Despite the vehement attempts of the French authorities to deny the Catholic roots of their country, jihadists keep seeing Christianity as the core of the nation.
“Please tell my children that I love them.” These are the last words that a 44-year-old Brazilian mother who was a victim of today’s terrorist attack inside the Basilica of Notre-Dame de Nice in southeastern France said to passersby surrounding her, before drawing her last breath.
The woman, as well as the church’s sacristan, a 54-year-old father of two, and a 60-year-old woman, were savagely killed in the early morning of Thursday, Oct. 29, right after the church opened its doors.
According to the initial information provided by the French authorities, two of the three victims were slaughtered by the assailant, an undocumented 21-year-old Tunisian who recently arrived on the French soil via Lampedusa Island in Italy, while the Brazilian citizen died of multiple stab wounds.
At the same time, a security guard of the French consulate in Jeddah, Saudi Arabia, was stabbed, while some policemen were attacked by a man armed with a sidearm in Avignon in southern France.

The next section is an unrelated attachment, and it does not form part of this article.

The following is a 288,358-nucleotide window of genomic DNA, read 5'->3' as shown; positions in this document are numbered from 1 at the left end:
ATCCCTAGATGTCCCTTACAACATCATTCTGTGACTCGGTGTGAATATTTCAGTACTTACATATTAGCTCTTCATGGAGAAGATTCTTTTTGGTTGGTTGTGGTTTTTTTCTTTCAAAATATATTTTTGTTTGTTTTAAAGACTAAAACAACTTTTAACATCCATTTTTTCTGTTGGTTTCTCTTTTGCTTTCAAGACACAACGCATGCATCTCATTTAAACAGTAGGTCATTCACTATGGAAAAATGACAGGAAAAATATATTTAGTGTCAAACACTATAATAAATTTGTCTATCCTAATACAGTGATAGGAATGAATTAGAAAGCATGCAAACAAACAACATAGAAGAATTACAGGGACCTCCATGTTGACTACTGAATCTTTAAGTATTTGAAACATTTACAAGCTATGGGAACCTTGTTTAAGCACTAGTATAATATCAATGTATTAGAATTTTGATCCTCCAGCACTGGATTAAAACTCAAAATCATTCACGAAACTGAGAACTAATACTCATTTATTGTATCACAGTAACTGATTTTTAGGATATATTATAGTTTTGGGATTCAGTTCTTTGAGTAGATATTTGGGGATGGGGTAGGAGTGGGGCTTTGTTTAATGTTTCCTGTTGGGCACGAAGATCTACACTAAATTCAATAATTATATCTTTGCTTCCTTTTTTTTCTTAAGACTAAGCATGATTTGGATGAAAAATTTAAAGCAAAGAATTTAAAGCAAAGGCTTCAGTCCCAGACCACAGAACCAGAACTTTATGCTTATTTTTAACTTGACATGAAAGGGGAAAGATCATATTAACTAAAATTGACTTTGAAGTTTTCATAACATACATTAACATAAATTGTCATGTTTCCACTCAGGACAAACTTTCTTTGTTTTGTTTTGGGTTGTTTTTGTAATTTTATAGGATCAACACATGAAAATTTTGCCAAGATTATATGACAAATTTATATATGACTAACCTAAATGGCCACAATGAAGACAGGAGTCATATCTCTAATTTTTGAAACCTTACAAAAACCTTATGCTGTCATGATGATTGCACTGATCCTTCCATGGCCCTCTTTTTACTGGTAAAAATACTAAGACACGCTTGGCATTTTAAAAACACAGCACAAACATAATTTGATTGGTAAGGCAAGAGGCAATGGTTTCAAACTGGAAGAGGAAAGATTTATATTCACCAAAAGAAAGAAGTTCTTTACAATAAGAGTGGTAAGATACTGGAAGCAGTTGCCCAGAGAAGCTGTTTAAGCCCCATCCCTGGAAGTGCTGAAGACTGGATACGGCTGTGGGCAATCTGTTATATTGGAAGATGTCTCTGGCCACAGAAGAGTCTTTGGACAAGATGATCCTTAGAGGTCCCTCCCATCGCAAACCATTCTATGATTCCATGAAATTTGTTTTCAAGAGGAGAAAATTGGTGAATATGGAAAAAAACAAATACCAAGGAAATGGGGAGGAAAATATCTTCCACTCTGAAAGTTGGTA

Later in the early afternoon, a man was arrested on the outskirts of the Church of St. Martin in Sartrouville, located in the north-western suburbs of Paris. He was reportedly seeking to imitate the Nice attack. As well, a man brandishing a 12-inch knife was arrested in the streets of Lyon in southeastern France.
This appalling series of attacks has occurred on the day of Mawlid, a Muslim feast commemorating the birth of their Prophet Muhammad, within a context of rising tensions between France and Muslims after the satirical newspaper Charlie Hebdorepublished the cartoons of Muhammad that earned its editorial staff the bloody attack of 2015.
On Oct. 16, 2020, the beheading of French teacher Samuel Paty for having shown the cartoons to his students in a class on freedom of speech, in a suburb of Paris, had already plunged the French nation into deep disarray.